Choosing the Best Studio Monitors

No Comments 16 May 2017

Choosing the Best Studio Monitors

Choosing the Best Studio Monitors:

5 Helpful   Tips to Consider

Choosing studio monitors can be challenging. As there are a wide variety of options to find, choosing one can give a lot of hesitations to the mind. If you are using a pair of studio monitors for all your recording and monitoring needs, then you may likely be seeking the best one to purchase.

Finding the best one among thousands of good-looking monitors takes time. Obviously, everyone hates it. To skip yourself from such stressing search, you deserve to know a few things. How you make your recording career great depends upon how wise you set the things up - including studio monitors. Before you buy a set, we gather five helpful tips that work. Don’t waste time for nothing, save it for Something Great instead.

Author: Eric Wade, -  

TIP # 1

Determine What Type You Prefer To Work With

There are two types of studio monitors: active or passive. Which one to choose can affect the sound you want to achieve. Both types are provided with different functions. They do have pros and cons. Each of them can make an unliked change to the sound you are making.  

  • Active or Powered Studio Monitors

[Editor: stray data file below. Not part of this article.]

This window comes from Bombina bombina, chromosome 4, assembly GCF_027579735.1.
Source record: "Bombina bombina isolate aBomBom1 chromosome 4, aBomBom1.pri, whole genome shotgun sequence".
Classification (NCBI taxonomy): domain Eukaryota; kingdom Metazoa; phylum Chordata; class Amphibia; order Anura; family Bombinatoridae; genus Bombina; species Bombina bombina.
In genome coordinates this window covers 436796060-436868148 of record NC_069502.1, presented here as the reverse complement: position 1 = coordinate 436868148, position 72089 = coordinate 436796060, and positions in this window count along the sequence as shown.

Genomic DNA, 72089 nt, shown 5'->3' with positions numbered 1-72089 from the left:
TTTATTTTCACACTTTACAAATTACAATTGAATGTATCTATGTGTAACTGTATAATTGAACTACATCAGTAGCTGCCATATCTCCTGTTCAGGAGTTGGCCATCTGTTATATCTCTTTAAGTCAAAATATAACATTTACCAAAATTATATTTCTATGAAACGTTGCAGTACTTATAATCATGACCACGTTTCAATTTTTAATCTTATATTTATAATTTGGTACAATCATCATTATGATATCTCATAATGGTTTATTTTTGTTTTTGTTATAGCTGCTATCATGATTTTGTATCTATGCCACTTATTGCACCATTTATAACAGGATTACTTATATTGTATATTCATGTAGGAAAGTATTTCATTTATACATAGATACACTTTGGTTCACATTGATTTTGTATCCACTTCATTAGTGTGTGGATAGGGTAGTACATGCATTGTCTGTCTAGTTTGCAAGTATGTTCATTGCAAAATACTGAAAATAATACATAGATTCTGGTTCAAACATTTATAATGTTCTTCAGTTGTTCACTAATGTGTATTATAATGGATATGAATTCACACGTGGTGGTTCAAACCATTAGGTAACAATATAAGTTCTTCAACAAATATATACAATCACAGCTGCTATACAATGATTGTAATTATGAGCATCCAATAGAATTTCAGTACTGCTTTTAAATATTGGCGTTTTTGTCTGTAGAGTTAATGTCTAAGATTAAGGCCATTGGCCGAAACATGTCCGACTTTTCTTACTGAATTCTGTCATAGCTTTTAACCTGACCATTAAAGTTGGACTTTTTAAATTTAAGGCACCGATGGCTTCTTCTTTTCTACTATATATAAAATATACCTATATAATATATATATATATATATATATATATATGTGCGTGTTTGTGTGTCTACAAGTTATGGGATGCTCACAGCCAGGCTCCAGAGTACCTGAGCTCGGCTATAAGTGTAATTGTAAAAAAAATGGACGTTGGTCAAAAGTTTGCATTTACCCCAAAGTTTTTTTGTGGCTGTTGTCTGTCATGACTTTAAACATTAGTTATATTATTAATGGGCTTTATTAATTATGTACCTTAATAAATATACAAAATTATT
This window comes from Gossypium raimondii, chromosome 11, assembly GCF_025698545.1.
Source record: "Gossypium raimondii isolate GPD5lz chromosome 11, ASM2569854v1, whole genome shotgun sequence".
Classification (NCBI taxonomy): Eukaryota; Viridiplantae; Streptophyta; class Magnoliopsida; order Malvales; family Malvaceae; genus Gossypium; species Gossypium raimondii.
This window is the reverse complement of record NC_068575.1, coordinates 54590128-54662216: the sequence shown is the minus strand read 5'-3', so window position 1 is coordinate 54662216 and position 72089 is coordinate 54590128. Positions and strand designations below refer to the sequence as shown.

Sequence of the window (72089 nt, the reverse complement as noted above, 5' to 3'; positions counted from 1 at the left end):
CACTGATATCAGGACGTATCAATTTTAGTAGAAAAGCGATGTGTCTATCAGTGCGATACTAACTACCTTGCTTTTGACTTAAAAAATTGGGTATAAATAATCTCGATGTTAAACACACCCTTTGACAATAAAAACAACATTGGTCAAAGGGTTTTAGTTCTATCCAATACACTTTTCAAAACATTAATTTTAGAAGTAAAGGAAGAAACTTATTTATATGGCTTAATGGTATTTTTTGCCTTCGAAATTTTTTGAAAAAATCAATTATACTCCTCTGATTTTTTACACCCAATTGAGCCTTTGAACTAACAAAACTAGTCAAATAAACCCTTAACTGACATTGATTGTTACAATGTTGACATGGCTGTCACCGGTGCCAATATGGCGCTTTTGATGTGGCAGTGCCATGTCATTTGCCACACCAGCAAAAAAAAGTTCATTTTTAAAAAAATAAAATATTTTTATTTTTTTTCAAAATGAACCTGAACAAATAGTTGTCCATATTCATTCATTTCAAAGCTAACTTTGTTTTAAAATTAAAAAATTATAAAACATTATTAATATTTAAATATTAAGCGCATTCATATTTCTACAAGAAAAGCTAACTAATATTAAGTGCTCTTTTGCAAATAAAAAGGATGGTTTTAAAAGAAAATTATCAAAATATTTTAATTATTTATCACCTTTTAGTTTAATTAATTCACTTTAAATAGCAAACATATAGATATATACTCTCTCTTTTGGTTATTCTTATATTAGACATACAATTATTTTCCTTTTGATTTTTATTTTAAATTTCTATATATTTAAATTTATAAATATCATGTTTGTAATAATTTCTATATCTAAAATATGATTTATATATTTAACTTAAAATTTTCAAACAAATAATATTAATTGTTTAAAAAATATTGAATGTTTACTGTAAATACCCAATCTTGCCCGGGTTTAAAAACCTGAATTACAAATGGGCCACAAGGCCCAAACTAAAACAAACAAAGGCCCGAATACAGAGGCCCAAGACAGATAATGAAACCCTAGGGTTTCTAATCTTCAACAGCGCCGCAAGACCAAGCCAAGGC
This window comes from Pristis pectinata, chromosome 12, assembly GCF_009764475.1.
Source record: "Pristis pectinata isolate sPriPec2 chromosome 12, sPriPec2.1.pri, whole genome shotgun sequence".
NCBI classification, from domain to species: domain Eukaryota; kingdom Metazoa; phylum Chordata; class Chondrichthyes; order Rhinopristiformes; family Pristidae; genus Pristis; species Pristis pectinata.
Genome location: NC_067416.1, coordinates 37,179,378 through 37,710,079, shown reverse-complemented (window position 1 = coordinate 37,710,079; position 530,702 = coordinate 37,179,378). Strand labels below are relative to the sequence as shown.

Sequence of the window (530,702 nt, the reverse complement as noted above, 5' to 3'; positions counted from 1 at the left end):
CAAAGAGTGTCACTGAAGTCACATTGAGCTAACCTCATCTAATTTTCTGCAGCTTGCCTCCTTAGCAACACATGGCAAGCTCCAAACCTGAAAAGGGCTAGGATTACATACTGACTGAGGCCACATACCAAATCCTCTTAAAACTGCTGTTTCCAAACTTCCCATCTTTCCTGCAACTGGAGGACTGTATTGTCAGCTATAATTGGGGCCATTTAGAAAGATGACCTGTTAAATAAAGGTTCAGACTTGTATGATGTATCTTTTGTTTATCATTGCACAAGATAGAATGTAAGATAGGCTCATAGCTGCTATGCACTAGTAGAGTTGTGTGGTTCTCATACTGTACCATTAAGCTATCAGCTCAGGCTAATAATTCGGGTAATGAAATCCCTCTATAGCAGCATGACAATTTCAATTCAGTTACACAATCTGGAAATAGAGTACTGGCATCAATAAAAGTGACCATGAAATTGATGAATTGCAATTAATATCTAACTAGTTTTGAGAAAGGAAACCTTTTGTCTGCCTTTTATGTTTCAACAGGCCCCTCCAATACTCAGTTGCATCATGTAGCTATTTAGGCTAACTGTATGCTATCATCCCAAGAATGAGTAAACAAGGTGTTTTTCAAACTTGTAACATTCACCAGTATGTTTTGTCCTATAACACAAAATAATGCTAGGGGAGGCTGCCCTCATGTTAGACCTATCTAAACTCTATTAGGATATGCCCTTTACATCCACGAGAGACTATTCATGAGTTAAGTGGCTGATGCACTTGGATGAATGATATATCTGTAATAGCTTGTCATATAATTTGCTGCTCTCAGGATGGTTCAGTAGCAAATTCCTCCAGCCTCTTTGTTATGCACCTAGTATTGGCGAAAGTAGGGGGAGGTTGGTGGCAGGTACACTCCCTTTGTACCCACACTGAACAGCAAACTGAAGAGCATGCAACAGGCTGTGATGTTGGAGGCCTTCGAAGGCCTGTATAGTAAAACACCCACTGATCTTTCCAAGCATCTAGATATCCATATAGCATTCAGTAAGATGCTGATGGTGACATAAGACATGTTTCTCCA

Active or powered studio monitors have thier own built-in amplifier. With them, you don’t need an external amp anymore. It is the most common used studio monitor nowadays and is considered as the standard monitor as well. This type is known to be more convenient and has been bi-amplified which means each speaker has its own dedicated power amp specific to its frequency. This will make the speaker perform competently.

  • Passive or Unpowered Studio Monitors

Passive or unpowered studio monitors, on the other hand, are the one’s known as the "old" type. Studio monitors like this are not as convenient as the active’s. They require an external amp. Power amps may make or break the sound of your studio monitors. What makes powered studio monitors good is its ability to crossover circuitry for the splitting of high and low frequency. Studio monitors like this also allow users to set-up multi-speaker arrays.

TIP # 2

Know What Listening Configuration a Monitor is designed for

Studio monitors can be near-field, far-field or mid-field design. When you buy one you will often see these terms within a unit’s description. These things refer to the listening configuration a monitor is designed for.

  • Near-Field

Nearfield studio monitors are optimized for a close listening distance. This design works great for most studio applications because it allows users to primarily hear the sound coming directly from the speakers rather than the sound reflected by the walls and ceiling. Nearfield studio monitors are positioned directly in front of the user and angled inward. It seems like an equilateral triangle is formed to achieve the sweet spot.

  • Far-Field